Guided reading is an instructional practice or approach where teachers support a small group of students to read a text independently.

You select books that students can read with about 90 to 94 percent accuracy. Students can understand and enjoy the story because it’s accessible to them through their own strategies, supported by your introduction.

They focus on meaning but also use problem-solving strategies to figure out words they don’t know, deal with difficult sentence structure, and understand concepts or ideas they have never before encountered in print.

You should choose Guided Reading Program books for students that:

  • Match their knowledge base
  • Help them take the next step in learning to read
  • Are interesting to them
  • Offer just enough challenge to support problem solving while still supporting fluency and meaning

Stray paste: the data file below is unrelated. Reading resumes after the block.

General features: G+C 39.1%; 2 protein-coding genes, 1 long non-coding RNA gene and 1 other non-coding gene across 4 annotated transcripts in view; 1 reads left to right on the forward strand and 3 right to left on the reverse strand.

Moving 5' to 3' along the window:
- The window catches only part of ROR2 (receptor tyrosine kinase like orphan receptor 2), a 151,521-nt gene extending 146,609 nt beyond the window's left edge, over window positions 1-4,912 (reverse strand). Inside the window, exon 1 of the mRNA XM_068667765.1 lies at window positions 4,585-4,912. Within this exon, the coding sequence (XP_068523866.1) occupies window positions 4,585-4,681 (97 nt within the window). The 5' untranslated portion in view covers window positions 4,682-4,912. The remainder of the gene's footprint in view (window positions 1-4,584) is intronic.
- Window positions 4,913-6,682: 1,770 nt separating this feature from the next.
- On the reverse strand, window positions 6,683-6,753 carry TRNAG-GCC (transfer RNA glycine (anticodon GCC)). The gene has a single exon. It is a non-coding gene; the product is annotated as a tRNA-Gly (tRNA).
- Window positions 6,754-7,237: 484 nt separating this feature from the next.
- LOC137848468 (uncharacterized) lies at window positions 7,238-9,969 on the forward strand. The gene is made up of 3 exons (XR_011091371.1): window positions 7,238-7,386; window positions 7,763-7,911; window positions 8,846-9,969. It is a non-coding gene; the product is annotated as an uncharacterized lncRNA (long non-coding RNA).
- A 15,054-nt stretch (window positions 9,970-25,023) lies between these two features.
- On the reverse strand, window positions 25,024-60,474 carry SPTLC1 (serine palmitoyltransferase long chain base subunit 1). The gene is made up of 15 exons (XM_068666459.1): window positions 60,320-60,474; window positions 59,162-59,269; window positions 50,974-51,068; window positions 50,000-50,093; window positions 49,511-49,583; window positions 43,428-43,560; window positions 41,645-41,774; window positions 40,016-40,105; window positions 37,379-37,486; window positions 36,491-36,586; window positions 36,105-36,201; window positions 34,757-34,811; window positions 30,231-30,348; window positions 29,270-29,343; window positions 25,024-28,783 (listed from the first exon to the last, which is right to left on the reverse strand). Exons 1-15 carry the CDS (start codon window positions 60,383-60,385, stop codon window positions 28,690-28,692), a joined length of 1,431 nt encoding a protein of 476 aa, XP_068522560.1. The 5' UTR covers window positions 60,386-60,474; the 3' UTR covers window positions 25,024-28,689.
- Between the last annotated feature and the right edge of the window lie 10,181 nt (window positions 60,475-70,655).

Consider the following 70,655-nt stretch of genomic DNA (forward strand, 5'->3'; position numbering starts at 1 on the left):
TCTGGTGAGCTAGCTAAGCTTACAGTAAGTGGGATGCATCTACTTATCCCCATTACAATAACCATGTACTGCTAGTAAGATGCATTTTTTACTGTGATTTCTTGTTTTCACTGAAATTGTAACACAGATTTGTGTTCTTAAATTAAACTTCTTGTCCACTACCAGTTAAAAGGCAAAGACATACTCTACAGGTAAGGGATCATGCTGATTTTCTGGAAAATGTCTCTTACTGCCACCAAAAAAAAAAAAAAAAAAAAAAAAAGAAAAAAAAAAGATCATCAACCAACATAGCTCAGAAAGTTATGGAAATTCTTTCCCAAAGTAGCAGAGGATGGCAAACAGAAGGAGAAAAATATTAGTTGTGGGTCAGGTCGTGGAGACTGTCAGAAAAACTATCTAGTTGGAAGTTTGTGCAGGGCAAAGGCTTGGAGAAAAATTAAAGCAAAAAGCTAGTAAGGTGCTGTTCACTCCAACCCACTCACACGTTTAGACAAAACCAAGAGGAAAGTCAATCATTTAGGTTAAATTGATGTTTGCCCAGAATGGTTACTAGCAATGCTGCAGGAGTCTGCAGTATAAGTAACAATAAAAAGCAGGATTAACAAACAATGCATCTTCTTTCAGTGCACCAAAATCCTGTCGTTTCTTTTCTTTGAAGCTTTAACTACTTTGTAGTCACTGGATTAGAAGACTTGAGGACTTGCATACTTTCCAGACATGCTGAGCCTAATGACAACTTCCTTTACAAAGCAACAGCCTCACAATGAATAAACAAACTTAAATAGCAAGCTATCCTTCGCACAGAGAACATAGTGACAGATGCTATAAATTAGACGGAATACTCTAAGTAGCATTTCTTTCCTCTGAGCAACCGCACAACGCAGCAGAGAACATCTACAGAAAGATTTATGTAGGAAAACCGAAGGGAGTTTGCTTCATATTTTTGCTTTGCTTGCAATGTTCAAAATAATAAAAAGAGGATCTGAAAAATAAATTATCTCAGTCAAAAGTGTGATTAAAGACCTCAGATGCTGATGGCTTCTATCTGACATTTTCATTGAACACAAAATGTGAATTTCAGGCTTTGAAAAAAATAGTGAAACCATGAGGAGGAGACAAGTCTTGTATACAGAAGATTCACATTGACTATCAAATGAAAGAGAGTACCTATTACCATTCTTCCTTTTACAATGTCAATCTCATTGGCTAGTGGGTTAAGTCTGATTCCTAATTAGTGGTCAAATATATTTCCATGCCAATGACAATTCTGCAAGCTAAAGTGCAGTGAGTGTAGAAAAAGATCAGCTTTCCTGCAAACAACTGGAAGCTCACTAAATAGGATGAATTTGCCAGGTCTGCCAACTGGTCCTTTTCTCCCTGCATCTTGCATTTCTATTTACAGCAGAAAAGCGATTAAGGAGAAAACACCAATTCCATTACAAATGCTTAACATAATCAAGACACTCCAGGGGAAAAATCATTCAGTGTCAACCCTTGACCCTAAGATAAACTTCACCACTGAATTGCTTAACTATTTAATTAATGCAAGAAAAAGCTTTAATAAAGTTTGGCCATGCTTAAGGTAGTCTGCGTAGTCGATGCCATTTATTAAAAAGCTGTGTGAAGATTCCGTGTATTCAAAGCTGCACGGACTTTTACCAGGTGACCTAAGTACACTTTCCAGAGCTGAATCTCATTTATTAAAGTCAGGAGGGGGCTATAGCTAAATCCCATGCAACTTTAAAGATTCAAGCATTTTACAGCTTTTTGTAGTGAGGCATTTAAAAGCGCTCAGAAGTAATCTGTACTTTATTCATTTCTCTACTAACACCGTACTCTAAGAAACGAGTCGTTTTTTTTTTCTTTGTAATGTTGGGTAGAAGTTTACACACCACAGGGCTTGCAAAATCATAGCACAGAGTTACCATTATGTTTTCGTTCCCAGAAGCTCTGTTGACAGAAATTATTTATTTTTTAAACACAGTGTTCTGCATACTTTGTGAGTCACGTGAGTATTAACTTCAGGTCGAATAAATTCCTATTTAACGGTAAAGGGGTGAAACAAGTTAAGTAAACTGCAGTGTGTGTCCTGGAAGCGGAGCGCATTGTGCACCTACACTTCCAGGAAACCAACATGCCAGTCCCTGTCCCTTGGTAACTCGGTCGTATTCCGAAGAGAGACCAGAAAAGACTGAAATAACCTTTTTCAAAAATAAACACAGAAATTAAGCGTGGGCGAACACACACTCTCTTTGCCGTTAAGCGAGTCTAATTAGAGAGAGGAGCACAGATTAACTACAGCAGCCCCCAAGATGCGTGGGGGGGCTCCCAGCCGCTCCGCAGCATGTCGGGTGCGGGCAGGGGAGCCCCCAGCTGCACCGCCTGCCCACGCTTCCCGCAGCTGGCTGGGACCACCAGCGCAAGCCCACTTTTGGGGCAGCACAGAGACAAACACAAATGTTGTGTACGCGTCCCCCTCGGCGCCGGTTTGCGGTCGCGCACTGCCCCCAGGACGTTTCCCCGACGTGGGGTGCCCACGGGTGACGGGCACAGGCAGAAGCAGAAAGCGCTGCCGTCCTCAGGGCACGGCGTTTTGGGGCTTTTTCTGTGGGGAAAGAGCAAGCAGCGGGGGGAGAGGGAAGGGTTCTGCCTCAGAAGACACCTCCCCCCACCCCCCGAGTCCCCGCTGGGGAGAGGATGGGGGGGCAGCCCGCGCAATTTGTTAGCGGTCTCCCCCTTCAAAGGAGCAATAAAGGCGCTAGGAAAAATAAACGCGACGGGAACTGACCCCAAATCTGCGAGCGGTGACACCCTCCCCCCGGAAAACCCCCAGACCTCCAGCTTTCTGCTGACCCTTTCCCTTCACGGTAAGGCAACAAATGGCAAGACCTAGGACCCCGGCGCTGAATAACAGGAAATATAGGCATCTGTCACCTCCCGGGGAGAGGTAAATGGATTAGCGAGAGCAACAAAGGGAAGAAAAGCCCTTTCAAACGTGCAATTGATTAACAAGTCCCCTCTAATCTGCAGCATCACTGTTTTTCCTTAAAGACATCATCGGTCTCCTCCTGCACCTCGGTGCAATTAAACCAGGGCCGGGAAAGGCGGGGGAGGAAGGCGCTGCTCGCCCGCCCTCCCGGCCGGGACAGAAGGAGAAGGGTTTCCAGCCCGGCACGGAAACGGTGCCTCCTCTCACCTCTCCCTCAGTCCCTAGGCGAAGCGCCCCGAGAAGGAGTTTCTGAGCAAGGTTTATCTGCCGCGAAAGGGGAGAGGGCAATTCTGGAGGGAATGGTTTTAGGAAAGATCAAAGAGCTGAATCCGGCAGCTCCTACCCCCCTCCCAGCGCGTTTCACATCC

• You work with a small group of students with similar needs.
  • You provide introductions to the text that support students’ later attempts at problem solving.
  • Each student reads the whole text or a unified part of the text.
  • Readers figure out new words while reading for meaning.
  • You prompt, encourage, and confirm students’ attempts at problem solving.
  • You and your students engage in meaningful conversations about what they are reading.
  • You and your student revisit the text to demonstrate and use a range of comprehension strategies.

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